Boris Johnson uses first major policy speech to underline links with the US as Donald Trump takes power

Mr Johnson will warn that without British influence, a new global order could be established in which the 'the strong are free to devour the weak'

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Boris Johnson will today use his first major speech as Foreign Secretary to highlight how the UK can align with the incoming US administration of Donald Trump in order to strengthen the "special relationship".

Mr Johnson will say Mr Trump "has a point", after the President-elect used a campaign speech to hit out at Nato allies who fail to pay their share towards collective defence.

He will also suggest that it would be "sensible to talk" with Vladimir Putin, after Mr Trump indicated he could turn US foreign policy on its head and support Russia and the Assad regime in the Syrian conflict.

Yet Mr Johnson will also warn that without British influence, a new global order could be established in which the "the strong are free to devour the weak".

The Cabinet minister will pledge that Britain will not "cower and put the pillow over our heads" as it leaves the European Union and forges a new role in the world.

The Foreign Secretary’s address at Chatham House, entitled Beyond Brexit, will see him underline how the UK stood alongside "our American ally" throughout the Cold War and at the creation of the United Nations and also Nato.

Mr Trump raised doubts over his commitment to the military alliance’s tenets when he said the US may not defend allies who do not hit the target of paying two per cent of GDP on defence.

Mr Johnson was to say: "President-elect Trump has a point. It cannot be justified that one Nato ally, America, accounts for about 70 per cent of the alliance’s defence spending, while the other 27 countries manage only 30 per cent between them.

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"I want every Nato member to meet the agreed target of spending two per cent of GDP on defence and 20 per cent of their defence budget on new equipment. Britain already abides by this target and I note that Nato’s most exposed members, including Estonia and Poland, do so as well."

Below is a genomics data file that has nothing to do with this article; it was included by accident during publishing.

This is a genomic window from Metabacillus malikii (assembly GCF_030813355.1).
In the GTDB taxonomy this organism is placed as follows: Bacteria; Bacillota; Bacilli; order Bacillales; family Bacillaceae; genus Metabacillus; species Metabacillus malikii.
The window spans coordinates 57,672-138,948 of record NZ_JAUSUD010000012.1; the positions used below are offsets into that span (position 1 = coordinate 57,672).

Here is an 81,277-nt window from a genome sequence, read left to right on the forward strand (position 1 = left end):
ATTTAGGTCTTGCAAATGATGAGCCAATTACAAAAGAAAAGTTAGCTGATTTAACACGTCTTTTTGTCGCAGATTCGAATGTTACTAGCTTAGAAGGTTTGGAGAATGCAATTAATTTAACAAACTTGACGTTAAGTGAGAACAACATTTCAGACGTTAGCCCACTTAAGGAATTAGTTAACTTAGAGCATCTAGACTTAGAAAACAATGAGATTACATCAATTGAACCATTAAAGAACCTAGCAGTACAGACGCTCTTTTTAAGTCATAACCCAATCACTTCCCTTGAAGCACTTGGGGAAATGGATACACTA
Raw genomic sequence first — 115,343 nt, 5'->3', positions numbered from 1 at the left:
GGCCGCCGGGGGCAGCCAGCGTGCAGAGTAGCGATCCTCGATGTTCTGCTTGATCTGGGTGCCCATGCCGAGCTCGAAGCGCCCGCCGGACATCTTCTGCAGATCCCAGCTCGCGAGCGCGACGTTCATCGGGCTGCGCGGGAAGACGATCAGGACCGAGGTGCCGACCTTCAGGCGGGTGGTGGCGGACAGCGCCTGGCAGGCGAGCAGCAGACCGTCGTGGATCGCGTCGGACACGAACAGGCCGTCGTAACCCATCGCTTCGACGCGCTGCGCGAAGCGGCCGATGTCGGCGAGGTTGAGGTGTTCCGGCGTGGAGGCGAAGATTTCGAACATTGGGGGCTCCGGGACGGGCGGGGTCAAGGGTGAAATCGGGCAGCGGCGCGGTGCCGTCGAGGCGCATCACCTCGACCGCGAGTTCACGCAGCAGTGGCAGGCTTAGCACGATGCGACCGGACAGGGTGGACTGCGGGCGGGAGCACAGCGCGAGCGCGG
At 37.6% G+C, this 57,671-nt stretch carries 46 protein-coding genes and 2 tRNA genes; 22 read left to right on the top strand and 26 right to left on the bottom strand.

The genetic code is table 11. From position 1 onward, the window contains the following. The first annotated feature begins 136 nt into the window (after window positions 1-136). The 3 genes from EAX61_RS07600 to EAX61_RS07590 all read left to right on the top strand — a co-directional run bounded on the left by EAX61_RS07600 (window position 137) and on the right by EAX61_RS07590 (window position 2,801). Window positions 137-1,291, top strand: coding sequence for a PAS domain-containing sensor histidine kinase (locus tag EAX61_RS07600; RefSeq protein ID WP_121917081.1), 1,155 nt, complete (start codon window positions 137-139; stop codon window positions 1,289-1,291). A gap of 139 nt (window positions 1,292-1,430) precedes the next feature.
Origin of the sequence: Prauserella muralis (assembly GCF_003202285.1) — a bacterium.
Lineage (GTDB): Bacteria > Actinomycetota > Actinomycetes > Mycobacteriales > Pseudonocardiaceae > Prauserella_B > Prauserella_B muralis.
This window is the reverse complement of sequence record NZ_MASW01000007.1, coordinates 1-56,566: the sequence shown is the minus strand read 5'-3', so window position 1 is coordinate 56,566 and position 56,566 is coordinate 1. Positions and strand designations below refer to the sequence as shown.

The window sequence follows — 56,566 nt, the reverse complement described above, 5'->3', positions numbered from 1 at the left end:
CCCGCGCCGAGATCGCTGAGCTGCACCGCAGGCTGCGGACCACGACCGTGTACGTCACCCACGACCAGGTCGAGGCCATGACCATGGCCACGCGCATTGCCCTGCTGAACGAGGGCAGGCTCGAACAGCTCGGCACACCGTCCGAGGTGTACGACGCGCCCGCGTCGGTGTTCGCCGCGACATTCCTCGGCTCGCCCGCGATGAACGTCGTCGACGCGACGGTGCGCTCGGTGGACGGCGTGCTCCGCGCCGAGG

Mr Trump has suggested he could halt support for rebels in Syria and instead side with the Mr Putin and the regime of Bashar Assad, something contradicting UK policy requiring the end of the Syrian leader’s reign.

Mr Johnson planned to say: "Britain is prepared to be tough with Russia, but that does not mean that it is not also sensible to talk."

He will then add: "We cannot normalise relations with Russia or go back to ‘business as usual’.

"But as I have said time and again, Russia could win the acclaim of the world by halting its bombing campaign in Syria, delivering Assad to peace talks and abiding by the letter of the Minsk agreements in Ukraine and, once more, I will not shy away from delivering those messages face to face."

He planned to tell his audience that the West was fighting non-state actors who view the concept of a "global liberal order" with contempt, and that if the UK failed to face up to the challenge "an older and more brutal system where the strong are free to devour the weak" could come about.

The minister was to add: "We have to acknowledge that in many respects the world is not in good shape. We have the cult of the strong man, we have democracy in retreat, we have an arc of instability across the Middle East from Iraq to Syria to Libya.  What is the answer of the UK, is it to cower and put the pillow over our heads? Emphatically not."

Denying claims that the country is now too weak to have any influence on the world, he planned to say: "We are a protagonist – a global Britain running a truly global foreign policy and my message to you today is that this global approach is in the interests both of Britain and the world."

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